Although Jeanie criticised the lodger inside her head, she never criticised her out loud. She smiled at the lodger and accepted her offer of a cup of tea even though she did not drink tea after five o’clock on any day of the week, not even on weekends. Jeanie would ask her how her day was and the lodger would jump up and sit on the kitchen top while she talked. She would swing her legs and clap her feet together and jump down when the kettle had boiled. Her movements were light and easy. Jeanie noticed that her movements were also quite wasteful, whereas Jeanie’s movements were very direct. Jeanie did not sway as she walked as the lodger did and she did not use her hands as she talked. Jeanie kept her limbs neatly tucked against her body.  The lodger took long, cat-like stretches as she yawned or stood stretching one leg at a time behind her back as she spoke or she would dance her way out of the kitchen when she could simply have walked. The lodger took up a lot of space with her body and with her light and easy talking.

Even though Jeanie was in the right about a lot of things, especially things to do with being tidy, she felt small around the lodger. She realised that if they were two characters in a film, everyone would like the lodger. They would think the lodger was fun and it wouldn’t matter how messy and wasteful she was. If anything, that would make her even more charming. That is how it works in fiction and it often works that way in real life too. Jeanie knew that in a film she would be the rigid and difficult one. People would sigh or laugh at her or even pity her and wonder why she couldn’t be more like the lodger. They would not imagine how she was cornered into her way of being by the way the lodger had of being light and easy.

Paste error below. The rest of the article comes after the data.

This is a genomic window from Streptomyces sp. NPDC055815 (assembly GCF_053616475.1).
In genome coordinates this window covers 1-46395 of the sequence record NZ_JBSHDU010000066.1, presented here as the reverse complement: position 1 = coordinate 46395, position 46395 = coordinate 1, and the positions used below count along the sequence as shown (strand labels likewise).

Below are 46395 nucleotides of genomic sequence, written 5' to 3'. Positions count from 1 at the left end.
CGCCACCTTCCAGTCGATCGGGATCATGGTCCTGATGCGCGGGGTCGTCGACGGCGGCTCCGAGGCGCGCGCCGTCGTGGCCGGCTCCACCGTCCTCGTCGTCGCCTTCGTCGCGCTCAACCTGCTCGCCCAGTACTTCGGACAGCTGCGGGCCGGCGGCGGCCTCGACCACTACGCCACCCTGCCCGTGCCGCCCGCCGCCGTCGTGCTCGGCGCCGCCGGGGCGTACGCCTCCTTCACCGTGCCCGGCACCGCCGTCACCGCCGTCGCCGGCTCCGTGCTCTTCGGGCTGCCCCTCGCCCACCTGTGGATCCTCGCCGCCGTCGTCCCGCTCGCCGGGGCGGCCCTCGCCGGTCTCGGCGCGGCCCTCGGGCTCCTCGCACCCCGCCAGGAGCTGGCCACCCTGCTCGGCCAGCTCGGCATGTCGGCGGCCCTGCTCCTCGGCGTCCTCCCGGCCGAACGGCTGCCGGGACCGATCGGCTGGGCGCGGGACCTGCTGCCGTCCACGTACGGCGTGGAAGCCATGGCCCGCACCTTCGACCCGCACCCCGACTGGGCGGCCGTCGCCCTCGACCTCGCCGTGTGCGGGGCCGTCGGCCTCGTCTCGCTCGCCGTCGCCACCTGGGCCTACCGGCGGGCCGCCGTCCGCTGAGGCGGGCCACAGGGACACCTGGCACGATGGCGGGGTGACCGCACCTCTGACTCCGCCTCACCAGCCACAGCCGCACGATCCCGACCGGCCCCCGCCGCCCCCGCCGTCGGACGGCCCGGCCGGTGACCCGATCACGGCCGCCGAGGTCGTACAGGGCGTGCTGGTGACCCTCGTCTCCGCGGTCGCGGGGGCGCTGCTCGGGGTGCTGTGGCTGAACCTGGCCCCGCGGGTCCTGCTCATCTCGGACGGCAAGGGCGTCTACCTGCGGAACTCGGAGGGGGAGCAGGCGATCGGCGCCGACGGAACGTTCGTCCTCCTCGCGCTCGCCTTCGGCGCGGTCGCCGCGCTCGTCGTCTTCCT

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Joe